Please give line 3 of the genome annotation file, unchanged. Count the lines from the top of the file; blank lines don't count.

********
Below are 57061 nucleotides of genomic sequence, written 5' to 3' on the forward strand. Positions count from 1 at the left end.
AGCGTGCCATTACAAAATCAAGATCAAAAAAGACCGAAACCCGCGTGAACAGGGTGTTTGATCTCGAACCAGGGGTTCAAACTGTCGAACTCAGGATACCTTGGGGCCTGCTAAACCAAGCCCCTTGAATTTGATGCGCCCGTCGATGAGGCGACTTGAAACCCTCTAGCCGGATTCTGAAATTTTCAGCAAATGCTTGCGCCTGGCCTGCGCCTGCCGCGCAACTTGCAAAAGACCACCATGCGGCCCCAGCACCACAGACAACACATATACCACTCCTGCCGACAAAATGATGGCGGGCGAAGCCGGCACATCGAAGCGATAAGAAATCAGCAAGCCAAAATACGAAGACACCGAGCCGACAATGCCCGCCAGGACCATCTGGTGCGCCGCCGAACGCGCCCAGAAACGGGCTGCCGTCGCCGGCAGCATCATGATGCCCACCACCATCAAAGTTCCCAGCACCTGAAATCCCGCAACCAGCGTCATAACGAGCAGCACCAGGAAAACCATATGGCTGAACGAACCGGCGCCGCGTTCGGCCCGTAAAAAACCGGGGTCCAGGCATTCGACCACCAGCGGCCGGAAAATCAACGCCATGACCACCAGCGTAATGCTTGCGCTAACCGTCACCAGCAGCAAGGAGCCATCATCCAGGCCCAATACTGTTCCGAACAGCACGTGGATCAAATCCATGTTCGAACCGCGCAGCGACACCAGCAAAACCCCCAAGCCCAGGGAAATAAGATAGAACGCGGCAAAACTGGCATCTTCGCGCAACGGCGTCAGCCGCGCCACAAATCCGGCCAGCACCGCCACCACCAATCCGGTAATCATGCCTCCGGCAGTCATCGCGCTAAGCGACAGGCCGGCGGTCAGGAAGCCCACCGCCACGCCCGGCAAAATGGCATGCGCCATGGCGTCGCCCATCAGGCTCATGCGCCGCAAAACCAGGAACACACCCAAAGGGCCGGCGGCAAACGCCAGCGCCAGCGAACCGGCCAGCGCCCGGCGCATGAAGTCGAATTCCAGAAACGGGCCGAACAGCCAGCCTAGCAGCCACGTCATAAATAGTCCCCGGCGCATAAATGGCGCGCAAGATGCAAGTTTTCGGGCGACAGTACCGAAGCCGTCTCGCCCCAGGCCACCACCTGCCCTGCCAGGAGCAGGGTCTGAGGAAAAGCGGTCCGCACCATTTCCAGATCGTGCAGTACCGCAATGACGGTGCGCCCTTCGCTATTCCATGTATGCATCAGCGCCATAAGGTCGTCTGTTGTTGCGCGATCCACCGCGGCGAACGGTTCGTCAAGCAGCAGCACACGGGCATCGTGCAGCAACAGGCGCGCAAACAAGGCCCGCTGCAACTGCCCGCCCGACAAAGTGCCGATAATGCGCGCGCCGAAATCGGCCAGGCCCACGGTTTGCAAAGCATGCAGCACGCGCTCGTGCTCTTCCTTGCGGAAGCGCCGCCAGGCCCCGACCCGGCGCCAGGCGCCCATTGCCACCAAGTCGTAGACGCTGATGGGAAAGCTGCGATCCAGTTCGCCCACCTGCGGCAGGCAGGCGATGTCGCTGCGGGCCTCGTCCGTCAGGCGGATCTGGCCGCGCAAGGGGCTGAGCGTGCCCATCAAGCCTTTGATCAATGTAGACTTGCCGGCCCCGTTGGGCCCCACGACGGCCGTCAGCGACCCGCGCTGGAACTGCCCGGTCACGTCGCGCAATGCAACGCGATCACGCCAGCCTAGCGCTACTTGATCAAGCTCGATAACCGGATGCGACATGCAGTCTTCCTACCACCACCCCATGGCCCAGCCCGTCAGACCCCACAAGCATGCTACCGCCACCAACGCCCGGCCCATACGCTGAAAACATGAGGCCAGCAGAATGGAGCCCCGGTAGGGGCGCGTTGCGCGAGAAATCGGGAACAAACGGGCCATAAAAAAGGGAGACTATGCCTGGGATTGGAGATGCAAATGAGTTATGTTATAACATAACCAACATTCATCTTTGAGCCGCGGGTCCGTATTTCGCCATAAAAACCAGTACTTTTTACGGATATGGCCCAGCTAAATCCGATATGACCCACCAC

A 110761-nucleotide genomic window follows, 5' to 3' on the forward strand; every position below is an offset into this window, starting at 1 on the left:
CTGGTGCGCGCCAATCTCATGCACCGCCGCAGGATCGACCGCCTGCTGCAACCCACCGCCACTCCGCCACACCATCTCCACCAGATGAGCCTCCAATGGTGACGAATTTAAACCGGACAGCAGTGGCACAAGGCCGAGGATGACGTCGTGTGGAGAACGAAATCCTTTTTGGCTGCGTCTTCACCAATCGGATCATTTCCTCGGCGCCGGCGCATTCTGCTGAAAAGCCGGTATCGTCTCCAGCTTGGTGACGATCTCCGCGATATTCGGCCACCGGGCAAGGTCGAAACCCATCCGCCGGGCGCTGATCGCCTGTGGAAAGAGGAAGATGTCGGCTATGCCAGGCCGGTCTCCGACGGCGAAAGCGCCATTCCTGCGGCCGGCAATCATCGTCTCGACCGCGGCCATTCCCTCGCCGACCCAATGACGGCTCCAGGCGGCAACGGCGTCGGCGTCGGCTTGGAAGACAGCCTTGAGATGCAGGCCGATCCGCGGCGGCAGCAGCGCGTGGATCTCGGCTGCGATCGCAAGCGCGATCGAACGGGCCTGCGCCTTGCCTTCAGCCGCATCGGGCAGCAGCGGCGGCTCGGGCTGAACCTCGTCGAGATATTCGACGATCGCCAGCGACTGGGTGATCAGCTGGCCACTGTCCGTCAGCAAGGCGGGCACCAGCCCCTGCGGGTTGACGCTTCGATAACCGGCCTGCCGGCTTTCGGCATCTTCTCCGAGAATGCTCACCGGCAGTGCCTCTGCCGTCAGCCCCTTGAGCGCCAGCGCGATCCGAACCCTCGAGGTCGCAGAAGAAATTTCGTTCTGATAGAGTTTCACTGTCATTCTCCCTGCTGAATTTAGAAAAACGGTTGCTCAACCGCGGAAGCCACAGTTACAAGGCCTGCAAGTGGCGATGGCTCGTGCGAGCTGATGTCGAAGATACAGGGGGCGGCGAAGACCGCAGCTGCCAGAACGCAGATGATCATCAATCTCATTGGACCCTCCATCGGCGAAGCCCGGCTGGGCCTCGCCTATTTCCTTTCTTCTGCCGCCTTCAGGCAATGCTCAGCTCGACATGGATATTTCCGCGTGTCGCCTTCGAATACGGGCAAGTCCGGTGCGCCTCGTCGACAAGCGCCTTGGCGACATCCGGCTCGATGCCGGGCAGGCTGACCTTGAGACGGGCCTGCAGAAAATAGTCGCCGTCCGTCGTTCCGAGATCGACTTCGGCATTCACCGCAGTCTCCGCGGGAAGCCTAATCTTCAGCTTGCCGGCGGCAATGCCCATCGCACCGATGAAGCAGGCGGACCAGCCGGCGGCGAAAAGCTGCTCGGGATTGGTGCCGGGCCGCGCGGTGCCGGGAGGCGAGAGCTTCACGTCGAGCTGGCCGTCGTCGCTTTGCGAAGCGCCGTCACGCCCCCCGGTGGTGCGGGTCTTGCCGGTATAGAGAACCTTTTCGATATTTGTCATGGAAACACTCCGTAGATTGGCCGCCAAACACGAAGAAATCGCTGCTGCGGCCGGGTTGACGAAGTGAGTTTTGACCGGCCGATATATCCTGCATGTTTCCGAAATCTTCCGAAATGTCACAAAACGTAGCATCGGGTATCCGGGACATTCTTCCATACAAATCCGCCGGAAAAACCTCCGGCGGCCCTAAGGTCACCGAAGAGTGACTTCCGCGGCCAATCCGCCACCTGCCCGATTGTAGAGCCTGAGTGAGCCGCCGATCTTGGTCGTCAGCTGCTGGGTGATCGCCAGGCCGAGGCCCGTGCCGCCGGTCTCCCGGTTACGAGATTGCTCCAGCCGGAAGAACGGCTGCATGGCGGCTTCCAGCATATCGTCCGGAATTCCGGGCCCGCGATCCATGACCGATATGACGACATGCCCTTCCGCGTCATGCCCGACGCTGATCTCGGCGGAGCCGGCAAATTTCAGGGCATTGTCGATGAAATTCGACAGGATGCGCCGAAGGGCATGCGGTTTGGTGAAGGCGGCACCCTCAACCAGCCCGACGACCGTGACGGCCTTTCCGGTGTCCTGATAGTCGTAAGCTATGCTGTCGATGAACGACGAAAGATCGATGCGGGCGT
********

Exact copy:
A 110761-nucleotide genomic window follows, 5' to 3' on the forward strand; every position below is an offset into this window, starting at 1 on the left: